About a dozen flood victims moved temporarily to an American Red Cross shelter established at Winfield High School.

Lincoln County authorities appealed for donations of nonperishable food and bottled water for weary volunteers and emergency officials. Donations may be delivered to the Winfield Ambulance Base at 11 Highland Drive.

To the south, St. Charles County Executive Steve Ehlmann declared a state of emergency, which can help in getting state and federal aid. Emergency management officials met in Portage des Sioux to discuss flood preparations, which include the stacking of 10,000 sandbags along Portage Road. The West Alton and Portage des Sioux areas are expected to bear the brunt of flooding.

Upstream, in Clarksville, Mo., residents, volunteers, National Guard members and Missouri inmates continued sandbagging to protect the small town. Mayor Jo Anne Smiley said all was being done to prepare for the predicted 38-foot flood crest on Friday.

“We fix one thing and it breaks,” she said. “Sewers are plugged up. We have leaks in wells, and people need things. We’re boating food to people.

“I cry a lot, but I get a lot of e-mail prayers. That helps.”

Farther upstream in Hannibal, Mo., residents expressed relief because levee breaks to the north caused the Mississippi to drop slightly in Mark Twain’s hometown. Officials said they expect the city’s levee and flood wall to hold back the water.

In all, the state deployed nearly 500 National Guard members to flood areas. Nearly 190 prisoners from the state Department of Corrections helped pile sandbags in Clarksville, Canton, Louisiana and Marion County.

Hermann and Washington authorities said flooding from the Missouri River is minor and presents no threat to residents.

In Illinois, a breach in a sodden levee on the Mississippi near Burlington, Iowa, gave quiet relief to several Grafton-area residents.

“It’s terrible to say, but a levee breaking up there helps us down here,” said Greg Medford, a Jerseyville resident who was in Grafton on Tuesday to help sandbag his father’s convenience store.

West and East Main streets remained divided by the encroaching river. Water lapped at the backs of businesses along Main Street — with some closed and others open.

Residents milled about town or drove the steep back roads along the bluffs to bypass the flooded area severing the town’s main thoroughfare.

The river crest forecast was extended a day and raised by 4 inches in Grafton. Now, the Mississippi is expected to crest Tuesday morning at 31.4 feet.

In Alton, floodwater covered part of West Broadway, which was partially closed Tuesday. Workers began constructing a temporary gravel road to bridge floodwater at the entrance to the Argosy Casino, which remained open.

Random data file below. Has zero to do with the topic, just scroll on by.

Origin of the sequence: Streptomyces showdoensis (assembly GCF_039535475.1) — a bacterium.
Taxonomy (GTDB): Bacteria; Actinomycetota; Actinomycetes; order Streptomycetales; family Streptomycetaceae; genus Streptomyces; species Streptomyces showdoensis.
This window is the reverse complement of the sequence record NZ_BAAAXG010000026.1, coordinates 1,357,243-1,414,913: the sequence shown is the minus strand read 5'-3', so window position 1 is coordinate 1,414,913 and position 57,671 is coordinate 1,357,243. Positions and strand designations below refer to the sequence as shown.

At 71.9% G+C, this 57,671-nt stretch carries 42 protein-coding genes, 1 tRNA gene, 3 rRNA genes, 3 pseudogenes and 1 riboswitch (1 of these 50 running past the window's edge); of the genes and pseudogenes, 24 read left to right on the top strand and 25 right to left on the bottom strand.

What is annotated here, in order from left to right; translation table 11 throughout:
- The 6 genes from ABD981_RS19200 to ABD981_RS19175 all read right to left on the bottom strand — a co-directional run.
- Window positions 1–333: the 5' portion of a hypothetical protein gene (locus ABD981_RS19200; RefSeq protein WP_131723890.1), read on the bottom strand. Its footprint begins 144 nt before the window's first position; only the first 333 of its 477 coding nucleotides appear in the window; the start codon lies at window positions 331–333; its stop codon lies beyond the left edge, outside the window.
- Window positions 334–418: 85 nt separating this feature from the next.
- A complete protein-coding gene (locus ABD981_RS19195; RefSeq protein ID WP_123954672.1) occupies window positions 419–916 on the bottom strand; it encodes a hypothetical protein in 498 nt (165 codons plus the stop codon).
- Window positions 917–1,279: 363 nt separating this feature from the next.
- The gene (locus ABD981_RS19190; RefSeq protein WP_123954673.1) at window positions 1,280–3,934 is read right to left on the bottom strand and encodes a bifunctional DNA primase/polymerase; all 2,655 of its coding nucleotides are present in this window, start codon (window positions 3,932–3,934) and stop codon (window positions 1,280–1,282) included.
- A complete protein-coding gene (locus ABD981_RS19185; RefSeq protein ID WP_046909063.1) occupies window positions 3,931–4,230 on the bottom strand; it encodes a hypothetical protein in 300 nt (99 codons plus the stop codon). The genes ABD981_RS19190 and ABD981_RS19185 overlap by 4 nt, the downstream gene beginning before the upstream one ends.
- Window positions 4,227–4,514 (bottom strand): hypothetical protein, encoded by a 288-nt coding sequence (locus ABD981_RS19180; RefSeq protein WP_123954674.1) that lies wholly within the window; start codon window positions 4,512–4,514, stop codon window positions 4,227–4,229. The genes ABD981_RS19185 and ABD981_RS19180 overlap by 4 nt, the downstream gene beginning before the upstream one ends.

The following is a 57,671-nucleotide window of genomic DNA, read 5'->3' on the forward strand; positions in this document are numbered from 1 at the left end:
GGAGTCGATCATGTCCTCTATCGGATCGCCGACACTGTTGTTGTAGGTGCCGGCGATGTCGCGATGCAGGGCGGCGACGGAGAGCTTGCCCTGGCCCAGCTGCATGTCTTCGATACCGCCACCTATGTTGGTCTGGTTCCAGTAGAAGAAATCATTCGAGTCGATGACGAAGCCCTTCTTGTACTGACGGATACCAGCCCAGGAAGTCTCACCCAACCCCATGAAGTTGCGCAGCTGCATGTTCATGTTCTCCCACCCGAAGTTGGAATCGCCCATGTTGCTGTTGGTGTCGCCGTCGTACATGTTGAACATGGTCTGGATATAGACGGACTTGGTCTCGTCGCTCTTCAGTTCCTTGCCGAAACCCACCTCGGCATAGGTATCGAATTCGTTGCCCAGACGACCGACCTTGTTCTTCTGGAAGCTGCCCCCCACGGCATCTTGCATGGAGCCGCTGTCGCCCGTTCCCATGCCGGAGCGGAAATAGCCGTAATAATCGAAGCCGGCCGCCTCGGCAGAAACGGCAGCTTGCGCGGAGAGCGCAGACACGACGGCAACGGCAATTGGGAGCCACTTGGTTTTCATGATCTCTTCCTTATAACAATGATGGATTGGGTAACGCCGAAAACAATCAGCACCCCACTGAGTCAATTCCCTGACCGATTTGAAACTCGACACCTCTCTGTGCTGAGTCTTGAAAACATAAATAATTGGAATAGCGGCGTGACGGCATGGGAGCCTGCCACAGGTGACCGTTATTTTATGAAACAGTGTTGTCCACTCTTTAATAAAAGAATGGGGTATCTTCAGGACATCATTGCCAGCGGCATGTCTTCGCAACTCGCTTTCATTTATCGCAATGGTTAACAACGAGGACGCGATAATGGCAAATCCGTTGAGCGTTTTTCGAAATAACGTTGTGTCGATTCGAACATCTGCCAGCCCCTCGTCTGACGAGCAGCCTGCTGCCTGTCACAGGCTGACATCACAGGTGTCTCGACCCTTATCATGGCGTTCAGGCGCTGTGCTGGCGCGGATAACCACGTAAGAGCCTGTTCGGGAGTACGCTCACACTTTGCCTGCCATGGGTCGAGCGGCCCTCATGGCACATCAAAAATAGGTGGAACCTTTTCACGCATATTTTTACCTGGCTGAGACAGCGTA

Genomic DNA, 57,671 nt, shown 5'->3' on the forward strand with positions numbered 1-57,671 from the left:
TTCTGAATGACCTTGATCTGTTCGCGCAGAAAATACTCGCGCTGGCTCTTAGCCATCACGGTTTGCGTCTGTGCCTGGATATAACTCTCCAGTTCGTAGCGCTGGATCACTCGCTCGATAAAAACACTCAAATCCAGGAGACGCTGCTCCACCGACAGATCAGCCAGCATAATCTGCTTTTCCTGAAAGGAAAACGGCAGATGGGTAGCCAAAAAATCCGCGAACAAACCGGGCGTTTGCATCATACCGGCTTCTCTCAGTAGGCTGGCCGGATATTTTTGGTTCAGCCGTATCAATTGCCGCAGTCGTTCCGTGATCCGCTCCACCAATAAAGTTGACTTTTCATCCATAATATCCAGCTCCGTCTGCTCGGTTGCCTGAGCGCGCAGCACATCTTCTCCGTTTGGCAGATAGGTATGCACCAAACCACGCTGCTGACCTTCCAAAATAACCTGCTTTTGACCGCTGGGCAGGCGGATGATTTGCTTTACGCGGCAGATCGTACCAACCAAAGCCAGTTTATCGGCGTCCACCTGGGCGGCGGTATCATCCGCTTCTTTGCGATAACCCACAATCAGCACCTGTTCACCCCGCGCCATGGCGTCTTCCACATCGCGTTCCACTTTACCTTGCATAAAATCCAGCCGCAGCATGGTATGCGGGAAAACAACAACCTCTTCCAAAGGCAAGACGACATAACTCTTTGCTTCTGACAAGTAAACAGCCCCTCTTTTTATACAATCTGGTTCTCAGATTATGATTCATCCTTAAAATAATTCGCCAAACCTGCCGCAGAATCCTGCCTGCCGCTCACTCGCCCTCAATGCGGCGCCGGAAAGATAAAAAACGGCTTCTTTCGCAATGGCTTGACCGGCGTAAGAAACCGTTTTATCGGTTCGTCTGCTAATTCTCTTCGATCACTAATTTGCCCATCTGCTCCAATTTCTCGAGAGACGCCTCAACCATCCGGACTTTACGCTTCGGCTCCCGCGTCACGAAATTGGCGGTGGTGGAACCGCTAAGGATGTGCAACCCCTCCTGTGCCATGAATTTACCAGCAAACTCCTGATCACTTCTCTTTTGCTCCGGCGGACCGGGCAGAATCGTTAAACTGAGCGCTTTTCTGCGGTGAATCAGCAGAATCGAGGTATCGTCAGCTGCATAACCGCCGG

Gov. Rod Blagojevich added Madison County to a state disaster declaration to help those areas respond to flooding issues along the Mississippi. Since last Wednesday, the governor has declared 19 counties state disaster areas.

About 230 Illinois inmates helped pile sandbags in several areas. Blagojevich activated 1,100 Illinois National Guard troops to assist with sandbagging and other flood preparation efforts.

In Foley, Watson already was looking forward to the post-flood cleanup. He eyed a large mulch pile across the street and predicted floodwater will float it through his neighborhood.

“It’s going to be a huge mess,” he said. “That’s why we’re going to leave the screen doors up, to keep some stuff out.”

Post-Dispatch reporters Nicholas J.C. Pistor and Joel Currier and The Associated Press contributed to this report.

Ever since the basement floods from last April and May, I have a phobia of floods. By this weekend, Old Charbonier will be completely underwater all the way to 370. The entire valley from Portage De Sioux over to West Alton and down to Old Charbonier will be flooded. Yesterday and today, FEMA began staging behind our building, anticipating a crest at 30 feet all the way to Jefferson County. On Monday, I’ll be seeing it from the air. Looks like we wont be fishing in the rivers for awhile..

Pictures from the Post-Dispatch

Clarksville, MO, which is upriver from Winfield

ST. LOUIS POST-DISPATCH
06/19/2008

UPDATED, 7:12 a.m.

WINFIELD, Mo. — Floodwaters punched a 150-foot hole in a Winfield levee last night, and firefighters spent hours in the dark going door-to-door to warn residents in one subdivision that water was coming faster than expected.

Bill Byram, assistant chief and fire marshal of the Winfield-Foley Fire Protection District, said the levee just east of Winfield along Pillsbury Road broke about 8:15 p.m. Wednesday. Water was quickly flowing toward a second levee, and the National Guard was fortifying that with sandbags.